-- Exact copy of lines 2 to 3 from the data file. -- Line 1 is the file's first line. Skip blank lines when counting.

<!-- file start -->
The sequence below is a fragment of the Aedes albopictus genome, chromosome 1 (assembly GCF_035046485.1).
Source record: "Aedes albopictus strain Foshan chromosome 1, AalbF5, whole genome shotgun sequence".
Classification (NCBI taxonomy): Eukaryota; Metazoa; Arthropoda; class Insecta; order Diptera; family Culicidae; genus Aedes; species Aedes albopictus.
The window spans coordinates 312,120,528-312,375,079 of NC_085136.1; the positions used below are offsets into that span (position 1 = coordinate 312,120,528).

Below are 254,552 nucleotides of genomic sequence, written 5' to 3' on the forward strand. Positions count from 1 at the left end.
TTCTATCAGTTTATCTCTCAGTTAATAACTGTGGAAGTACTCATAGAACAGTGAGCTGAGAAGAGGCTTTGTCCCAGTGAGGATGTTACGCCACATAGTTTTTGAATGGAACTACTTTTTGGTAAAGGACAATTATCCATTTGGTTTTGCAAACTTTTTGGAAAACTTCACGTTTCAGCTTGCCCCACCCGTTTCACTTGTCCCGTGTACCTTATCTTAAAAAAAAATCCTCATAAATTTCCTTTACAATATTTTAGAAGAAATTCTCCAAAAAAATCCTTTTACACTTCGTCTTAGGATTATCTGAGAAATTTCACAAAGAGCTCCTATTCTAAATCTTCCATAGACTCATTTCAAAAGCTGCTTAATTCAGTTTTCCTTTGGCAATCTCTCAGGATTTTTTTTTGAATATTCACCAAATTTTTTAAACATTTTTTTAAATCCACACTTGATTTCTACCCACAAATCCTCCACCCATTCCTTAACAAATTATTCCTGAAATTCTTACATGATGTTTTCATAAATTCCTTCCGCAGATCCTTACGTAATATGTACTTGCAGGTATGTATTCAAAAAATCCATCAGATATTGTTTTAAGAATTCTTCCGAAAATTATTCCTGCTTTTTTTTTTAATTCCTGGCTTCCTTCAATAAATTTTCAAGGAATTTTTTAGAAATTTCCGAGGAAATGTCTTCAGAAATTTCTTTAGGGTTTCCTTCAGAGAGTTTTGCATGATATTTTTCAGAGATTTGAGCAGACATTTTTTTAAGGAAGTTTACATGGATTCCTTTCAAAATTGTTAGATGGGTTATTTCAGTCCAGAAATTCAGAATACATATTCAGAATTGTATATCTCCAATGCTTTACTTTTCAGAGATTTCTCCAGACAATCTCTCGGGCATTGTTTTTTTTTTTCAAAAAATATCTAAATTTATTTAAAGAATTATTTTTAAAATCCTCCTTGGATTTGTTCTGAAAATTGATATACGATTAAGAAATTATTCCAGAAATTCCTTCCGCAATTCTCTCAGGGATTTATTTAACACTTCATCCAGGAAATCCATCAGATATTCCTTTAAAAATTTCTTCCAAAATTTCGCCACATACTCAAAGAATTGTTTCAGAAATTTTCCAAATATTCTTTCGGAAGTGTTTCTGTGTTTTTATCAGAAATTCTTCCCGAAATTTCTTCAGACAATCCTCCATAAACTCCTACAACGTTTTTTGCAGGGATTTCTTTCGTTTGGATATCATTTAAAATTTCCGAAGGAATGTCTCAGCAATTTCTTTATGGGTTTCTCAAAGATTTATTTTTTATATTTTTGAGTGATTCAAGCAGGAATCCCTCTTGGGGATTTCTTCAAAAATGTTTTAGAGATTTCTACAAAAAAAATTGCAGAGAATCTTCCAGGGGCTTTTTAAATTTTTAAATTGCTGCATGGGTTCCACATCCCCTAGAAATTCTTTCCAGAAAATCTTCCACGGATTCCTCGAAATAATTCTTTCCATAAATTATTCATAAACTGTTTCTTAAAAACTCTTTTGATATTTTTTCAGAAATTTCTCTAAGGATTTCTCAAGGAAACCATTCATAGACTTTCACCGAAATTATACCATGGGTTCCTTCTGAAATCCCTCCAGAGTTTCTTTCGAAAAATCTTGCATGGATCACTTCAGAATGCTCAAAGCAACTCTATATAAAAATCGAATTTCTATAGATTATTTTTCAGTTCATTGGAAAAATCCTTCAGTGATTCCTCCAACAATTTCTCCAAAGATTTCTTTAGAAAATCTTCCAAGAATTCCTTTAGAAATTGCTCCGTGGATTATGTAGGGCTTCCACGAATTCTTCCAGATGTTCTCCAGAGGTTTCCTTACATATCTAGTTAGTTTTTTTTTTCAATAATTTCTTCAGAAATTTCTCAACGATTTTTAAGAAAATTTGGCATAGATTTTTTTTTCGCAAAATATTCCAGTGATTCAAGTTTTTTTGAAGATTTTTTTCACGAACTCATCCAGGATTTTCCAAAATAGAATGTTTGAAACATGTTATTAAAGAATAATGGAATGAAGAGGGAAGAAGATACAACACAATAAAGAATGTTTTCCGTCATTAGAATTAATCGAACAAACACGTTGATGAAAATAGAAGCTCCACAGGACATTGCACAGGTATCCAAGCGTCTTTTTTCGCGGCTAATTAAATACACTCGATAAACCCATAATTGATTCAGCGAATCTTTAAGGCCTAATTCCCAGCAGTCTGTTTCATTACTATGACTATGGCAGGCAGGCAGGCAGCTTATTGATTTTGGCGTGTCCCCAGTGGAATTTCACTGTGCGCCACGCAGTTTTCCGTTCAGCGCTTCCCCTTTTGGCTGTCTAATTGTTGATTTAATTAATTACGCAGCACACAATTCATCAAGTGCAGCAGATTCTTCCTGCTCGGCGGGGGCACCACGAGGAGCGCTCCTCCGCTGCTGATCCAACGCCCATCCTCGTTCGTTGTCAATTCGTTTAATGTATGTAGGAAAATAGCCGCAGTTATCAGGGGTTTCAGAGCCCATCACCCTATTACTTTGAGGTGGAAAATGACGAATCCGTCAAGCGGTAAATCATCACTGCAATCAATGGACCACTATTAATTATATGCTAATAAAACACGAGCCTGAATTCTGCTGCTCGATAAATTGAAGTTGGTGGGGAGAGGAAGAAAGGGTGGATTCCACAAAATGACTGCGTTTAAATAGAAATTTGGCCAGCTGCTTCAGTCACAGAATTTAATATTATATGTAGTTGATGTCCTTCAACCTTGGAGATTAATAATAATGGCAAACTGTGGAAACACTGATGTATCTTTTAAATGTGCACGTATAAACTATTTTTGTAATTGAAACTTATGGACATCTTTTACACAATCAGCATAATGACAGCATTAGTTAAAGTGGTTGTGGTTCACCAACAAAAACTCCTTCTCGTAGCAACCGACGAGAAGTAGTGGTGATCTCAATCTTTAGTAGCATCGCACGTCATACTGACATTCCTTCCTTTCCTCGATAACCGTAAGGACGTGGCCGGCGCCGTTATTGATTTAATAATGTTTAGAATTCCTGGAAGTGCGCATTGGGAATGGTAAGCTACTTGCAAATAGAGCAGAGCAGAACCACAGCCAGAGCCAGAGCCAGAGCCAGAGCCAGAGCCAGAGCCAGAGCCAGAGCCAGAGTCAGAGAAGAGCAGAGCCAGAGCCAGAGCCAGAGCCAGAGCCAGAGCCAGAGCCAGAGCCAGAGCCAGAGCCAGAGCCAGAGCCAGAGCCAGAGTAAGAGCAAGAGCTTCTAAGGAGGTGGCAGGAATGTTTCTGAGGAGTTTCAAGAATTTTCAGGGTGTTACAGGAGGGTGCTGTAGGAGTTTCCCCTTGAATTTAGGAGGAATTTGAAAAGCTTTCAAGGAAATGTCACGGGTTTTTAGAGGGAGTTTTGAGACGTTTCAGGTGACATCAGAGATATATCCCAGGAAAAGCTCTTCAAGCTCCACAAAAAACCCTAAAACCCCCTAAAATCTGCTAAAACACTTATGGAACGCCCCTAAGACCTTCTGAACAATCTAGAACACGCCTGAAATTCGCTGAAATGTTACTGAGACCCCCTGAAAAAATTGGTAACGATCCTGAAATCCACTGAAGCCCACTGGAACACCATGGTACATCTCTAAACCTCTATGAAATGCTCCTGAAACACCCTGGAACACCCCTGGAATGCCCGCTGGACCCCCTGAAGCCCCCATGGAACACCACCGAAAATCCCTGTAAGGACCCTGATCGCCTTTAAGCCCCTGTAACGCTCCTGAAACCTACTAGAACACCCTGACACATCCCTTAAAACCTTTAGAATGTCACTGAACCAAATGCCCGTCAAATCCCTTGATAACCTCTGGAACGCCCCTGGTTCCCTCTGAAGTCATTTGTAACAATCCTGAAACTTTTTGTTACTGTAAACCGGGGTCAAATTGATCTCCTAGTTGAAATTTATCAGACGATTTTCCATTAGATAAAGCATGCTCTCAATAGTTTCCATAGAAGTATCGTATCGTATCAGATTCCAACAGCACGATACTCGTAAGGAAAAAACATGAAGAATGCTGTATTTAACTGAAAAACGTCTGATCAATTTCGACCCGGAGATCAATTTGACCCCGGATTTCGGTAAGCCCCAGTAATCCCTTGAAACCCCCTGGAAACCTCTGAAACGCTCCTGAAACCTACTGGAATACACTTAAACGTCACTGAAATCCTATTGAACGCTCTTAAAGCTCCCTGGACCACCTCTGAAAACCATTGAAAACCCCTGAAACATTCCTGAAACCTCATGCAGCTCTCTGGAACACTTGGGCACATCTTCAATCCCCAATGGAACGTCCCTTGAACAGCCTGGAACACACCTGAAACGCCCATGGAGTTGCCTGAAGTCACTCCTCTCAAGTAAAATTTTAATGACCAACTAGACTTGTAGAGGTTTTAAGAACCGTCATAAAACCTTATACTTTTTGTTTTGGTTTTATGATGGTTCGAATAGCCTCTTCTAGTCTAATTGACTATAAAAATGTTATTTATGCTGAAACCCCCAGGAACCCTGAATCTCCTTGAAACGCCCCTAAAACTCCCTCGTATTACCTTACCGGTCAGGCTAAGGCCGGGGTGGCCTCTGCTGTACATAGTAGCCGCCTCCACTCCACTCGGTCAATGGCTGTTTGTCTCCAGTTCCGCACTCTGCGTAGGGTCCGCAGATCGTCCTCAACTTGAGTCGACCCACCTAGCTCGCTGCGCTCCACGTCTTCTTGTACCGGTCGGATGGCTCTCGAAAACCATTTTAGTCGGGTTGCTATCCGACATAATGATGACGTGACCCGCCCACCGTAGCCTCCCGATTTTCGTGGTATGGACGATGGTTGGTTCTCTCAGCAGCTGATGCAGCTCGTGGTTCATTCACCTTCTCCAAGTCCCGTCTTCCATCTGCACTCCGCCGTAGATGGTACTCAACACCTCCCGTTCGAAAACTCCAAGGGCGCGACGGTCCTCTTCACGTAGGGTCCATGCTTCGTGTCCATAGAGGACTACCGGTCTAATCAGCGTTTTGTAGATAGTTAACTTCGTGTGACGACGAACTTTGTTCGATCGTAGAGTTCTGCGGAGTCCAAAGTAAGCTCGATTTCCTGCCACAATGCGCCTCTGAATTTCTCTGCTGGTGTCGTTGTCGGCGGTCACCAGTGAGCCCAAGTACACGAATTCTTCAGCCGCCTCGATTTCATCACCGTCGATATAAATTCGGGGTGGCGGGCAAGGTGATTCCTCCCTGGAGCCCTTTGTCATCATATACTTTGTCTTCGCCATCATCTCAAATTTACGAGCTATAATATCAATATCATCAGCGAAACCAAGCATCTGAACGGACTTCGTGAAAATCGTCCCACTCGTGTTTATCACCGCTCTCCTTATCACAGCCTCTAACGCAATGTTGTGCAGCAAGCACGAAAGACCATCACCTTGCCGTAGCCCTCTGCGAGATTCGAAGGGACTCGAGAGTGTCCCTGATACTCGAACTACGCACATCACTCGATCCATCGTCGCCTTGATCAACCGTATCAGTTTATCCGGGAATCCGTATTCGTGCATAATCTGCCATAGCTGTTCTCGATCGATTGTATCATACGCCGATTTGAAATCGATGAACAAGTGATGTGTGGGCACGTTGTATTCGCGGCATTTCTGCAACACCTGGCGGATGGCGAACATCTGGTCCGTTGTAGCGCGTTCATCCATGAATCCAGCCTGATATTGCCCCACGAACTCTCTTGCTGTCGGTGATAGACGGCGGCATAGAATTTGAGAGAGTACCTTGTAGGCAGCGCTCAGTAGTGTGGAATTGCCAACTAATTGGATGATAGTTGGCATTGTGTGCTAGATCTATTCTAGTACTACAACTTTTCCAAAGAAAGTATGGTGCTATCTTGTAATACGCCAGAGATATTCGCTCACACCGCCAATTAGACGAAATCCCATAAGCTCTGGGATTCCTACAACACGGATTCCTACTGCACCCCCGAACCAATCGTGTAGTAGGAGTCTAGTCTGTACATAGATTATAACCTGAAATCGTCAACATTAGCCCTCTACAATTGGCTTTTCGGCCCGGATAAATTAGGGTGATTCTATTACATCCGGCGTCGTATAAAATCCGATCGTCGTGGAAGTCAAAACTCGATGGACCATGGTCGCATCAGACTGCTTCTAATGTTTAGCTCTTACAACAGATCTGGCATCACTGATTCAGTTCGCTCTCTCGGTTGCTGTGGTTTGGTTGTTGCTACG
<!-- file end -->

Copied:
Source record: "Aedes albopictus strain Foshan chromosome 1, AalbF5, whole genome shotgun sequence".
Classification (NCBI taxonomy): Eukaryota; Metazoa; Arthropoda; class Insecta; order Diptera; family Culicidae; genus Aedes; species Aedes albopictus.